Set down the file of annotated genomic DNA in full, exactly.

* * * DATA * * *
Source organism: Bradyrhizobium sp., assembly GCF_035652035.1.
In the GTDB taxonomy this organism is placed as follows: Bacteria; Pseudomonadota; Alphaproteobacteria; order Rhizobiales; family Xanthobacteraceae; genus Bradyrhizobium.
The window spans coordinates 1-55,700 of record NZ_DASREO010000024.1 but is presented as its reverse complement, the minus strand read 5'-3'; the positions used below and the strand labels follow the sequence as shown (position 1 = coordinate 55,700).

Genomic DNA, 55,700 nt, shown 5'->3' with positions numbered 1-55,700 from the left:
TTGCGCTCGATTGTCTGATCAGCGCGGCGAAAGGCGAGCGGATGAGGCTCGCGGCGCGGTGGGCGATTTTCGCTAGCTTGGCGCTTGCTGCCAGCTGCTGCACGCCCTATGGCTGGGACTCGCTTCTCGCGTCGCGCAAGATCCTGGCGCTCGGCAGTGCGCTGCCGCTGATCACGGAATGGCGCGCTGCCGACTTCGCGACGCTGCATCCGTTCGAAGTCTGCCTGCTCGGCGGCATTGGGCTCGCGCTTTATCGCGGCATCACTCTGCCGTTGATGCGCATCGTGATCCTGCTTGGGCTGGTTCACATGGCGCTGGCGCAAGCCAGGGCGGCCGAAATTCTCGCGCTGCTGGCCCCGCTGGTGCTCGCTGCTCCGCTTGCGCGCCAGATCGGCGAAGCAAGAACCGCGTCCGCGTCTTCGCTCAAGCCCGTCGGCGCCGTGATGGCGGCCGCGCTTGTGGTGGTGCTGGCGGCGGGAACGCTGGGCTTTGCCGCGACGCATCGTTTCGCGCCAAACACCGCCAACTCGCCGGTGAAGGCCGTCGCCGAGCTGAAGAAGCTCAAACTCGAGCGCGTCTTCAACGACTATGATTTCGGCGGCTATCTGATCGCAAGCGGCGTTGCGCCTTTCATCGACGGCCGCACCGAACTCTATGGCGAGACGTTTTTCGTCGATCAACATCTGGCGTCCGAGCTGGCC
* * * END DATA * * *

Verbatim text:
Source organism: Bradyrhizobium sp., assembly GCF_035652035.1.
In the GTDB taxonomy this organism is placed as follows: Bacteria; Pseudomonadota; Alphaproteobacteria; order Rhizobiales; family Xanthobacteraceae; genus Bradyrhizobium.
The window spans coordinates 1-55,700 of record NZ_DASREO010000024.1 but is presented as its reverse complement, the minus strand read 5'-3'; the positions used below and the strand labels follow the sequence as shown (position 1 = coordinate 55,700).

Genomic DNA, 55,700 nt, shown 5'->3' with positions numbered 1-55,700 from the left:
TTGCGCTCGATTGTCTGATCAGCGCGGCGAAAGGCGAGCGGATGAGGCTCGCGGCGCGGTGGGCGATTTTCGCTAGCTTGGCGCTTGCTGCCAGCTGCTGCACGCCCTATGGCTGGGACTCGCTTCTCGCGTCGCGCAAGATCCTGGCGCTCGGCAGTGCGCTGCCGCTGATCACGGAATGGCGCGCTGCCGACTTCGCGACGCTGCATCCGTTCGAAGTCTGCCTGCTCGGCGGCATTGGGCTCGCGCTTTATCGCGGCATCACTCTGCCGTTGATGCGCATCGTGATCCTGCTTGGGCTGGTTCACATGGCGCTGGCGCAAGCCAGGGCGGCCGAAATTCTCGCGCTGCTGGCCCCGCTGGTGCTCGCTGCTCCGCTTGCGCGCCAGATCGGCGAAGCAAGAACCGCGTCCGCGTCTTCGCTCAAGCCCGTCGGCGCCGTGATGGCGGCCGCGCTTGTGGTGGTGCTGGCGGCGGGAACGCTGGGCTTTGCCGCGACGCATCGTTTCGCGCCAAACACCGCCAACTCGCCGGTGAAGGCCGTCGCCGAGCTGAAGAAGCTCAAACTCGAGCGCGTCTTCAACGACTATGATTTCGGCGGCTATCTGATCGCAAGCGGCGTTGCGCCTTTCATCGACGGCCGCACCGAACTCTATGGCGAGACGTTTTTCGTCGATCAACATCTGGCGTCCGAGCTGGCC